SALEM — A national advocacy group filed a federal lawsuit against the state of Oregon early Tuesday morning, seeking to force leaders to fix deep-seated problems in the state’s foster care system.
Lawyers for the 10 plaintiffs, who range in age from 18 months to 17 years old and are all in Oregon foster care, accuse the state of consistently violating the children’s rights guaranteed by federal laws and the U.S. Constitution.
The lawyers, who are seeking class action status so they can represent all of the approximately 8,000 children in Oregon’s foster system, point to evidence the problems are widespread and go back at least a decade.
The lawsuit paints a picture of a system that, through its dysfunction, further traumatizes children who were taken from their families on the premise that the state would better care for them. They cite numerous examples.
A 15-year-old transgender boy who the state has failed to find a supportive home and at one point, sent to an all-girls program.
A 9-year-old girl who was sent to a program in Montana where she has been drugged to “induce calming effects,” and physically restrained by up to four staff at a time.
A 17-year-old Native American boy who has lived in at least 50 different foster placements, none with tribal members, and is about to age out of the system without a stable living arrangement.
The New York City-based nonprofit A Better Childhood is bringing the lawsuit along with Disability Rights Oregon and lawyers from the firm Davis Wright Tremaine.
In an interview, A Better Childhood’s executive director Marcia Robinson Lowry said the group has been investigating Oregon’s system since last summer and was surprised to learn how bad it is. Lowry said the group has eight open cases and according to the group’s website, it has “campaigns” in six states other than Oregon and the District of Columbia.
“Little kids are moved from place to place to place to place to place and often separated from each other,” Lowry said. They subsequently “develop serious emotional problems that require treatment, which is then unavailable. This system in Oregon is, in many cases, making kids worse, instead of trying to help make them better.”
The lawsuit names as defendants Gov. Kate Brown, the Oregon Department of Human Services, agency director Fariborz Pakseresht and Child Welfare director Marilyn Jones.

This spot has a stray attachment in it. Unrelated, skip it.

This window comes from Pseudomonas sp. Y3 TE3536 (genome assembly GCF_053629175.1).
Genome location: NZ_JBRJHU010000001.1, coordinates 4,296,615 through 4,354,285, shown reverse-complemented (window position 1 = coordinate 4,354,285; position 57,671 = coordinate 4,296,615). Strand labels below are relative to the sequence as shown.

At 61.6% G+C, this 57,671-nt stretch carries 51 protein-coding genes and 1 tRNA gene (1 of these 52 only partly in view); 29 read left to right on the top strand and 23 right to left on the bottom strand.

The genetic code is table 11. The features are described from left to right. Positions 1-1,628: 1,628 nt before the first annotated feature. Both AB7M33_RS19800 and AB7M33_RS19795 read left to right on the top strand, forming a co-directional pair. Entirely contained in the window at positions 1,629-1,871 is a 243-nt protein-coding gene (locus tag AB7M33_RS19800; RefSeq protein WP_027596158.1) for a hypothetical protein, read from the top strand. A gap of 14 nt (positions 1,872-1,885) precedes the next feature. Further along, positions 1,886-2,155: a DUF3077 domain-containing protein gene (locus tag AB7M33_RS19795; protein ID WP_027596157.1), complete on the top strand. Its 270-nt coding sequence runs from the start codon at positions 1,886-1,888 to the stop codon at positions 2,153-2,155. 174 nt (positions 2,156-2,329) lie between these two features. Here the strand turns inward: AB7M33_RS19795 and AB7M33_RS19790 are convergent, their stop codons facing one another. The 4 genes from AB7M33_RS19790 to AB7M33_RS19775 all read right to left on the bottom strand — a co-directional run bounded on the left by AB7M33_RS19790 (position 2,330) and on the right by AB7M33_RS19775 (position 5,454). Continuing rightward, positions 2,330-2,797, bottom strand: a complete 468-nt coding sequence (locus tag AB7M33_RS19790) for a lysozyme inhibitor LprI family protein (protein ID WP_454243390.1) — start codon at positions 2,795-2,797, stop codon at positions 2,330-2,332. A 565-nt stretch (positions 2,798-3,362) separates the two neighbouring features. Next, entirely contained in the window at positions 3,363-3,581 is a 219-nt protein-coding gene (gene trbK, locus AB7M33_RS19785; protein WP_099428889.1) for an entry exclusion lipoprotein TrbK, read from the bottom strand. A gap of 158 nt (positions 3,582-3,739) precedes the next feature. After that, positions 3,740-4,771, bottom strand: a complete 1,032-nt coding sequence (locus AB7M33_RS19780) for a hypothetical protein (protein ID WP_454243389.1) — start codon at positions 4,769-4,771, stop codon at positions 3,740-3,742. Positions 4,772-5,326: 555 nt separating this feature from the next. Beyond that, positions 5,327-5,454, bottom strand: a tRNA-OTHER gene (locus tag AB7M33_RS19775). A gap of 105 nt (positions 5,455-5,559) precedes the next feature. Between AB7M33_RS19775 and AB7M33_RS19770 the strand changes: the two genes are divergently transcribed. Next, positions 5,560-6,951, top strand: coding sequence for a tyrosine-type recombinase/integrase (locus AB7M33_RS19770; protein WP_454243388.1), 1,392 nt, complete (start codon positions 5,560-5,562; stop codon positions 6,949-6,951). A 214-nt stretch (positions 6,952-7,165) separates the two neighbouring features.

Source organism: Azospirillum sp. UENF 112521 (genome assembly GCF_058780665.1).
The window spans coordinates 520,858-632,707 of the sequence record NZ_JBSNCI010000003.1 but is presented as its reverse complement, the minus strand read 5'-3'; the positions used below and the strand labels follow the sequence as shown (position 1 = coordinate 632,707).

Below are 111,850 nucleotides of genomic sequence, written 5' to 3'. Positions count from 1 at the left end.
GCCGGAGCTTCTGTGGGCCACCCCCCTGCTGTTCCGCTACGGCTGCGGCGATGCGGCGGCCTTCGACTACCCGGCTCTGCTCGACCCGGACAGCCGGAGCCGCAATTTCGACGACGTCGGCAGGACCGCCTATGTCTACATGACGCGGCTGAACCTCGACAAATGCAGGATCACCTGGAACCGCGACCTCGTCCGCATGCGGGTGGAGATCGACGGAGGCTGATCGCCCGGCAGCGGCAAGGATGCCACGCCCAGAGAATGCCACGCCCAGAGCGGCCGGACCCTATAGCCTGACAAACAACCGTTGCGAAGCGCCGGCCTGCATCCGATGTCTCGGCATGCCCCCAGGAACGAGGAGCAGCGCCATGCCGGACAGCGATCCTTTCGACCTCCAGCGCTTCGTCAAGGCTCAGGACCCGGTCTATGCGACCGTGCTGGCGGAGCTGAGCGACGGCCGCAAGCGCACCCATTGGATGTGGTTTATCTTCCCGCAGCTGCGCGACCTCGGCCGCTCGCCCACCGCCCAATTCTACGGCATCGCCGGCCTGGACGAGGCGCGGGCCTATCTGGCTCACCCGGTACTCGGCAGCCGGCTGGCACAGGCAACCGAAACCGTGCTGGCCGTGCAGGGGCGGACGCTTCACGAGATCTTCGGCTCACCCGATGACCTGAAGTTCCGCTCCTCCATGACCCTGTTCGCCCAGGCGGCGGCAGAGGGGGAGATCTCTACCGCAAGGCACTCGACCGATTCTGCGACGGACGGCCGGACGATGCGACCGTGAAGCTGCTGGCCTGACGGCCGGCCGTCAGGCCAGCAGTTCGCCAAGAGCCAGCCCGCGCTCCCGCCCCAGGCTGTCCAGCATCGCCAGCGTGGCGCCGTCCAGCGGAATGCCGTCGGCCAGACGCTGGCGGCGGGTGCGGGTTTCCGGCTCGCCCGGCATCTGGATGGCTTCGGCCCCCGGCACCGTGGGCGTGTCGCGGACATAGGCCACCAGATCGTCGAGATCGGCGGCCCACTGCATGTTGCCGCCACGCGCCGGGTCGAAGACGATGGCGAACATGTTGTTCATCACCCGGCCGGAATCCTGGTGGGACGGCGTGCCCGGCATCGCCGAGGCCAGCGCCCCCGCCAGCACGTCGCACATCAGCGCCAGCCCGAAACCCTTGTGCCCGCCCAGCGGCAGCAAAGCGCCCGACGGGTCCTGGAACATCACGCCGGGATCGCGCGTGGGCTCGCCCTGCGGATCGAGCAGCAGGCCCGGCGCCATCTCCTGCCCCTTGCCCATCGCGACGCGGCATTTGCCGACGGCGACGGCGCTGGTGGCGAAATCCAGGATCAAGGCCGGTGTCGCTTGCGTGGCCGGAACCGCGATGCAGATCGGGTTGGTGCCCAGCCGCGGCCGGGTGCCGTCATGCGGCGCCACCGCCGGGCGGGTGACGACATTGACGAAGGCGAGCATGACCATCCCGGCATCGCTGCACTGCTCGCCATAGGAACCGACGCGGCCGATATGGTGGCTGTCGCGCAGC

The plaintiffs’ lawyers are asking the court to force Oregon to implement a long list of child welfare system improvements they say would bring the state into compliance with the Constitution and federal laws. Those improvements include hiring enough child welfare caseworkers to limit caseloads to 15 children and requiring thorough assessments of children within 30 days of the state taking custody.
For specific groups of children, the lawyers are asking the court to enforce legally mandated levels of care and protections. As an example, the lawyers ask the court to ensure that LGBTQ children are not placed in homes or programs “where a child’s sexual and gender identity or expression are viewed as immoral, undesirable, or problematic.” They are also seeking to recover their legal costs.
A central argument in the case is that Oregon violates the children’s constitutional right to due process, including by failing to protect them from harm and failing to protect children with disabilities from discrimination and unnecessary institutionalization. Oregon has also failed to protect the rights of LGBTQ children to “freedom from systemic discrimination based on sexual orientation, gender identity and gender expression,” the lawyers wrote.
Children who are aging out of Oregon’s foster care are entitled to support during the transition, but the lawyers said many are not consistently receiving those vocational, education and other services.
Roughly half of the Oregon children in foster care have a physical, mental, cognitive or intellectual disability, the plaintiffs’ lawyers wrote. That means they are entitled by the Americans with Disabilities Act to equal services — including access to stable, family-like foster care settings, something the lawyers said many foster children are not receiving.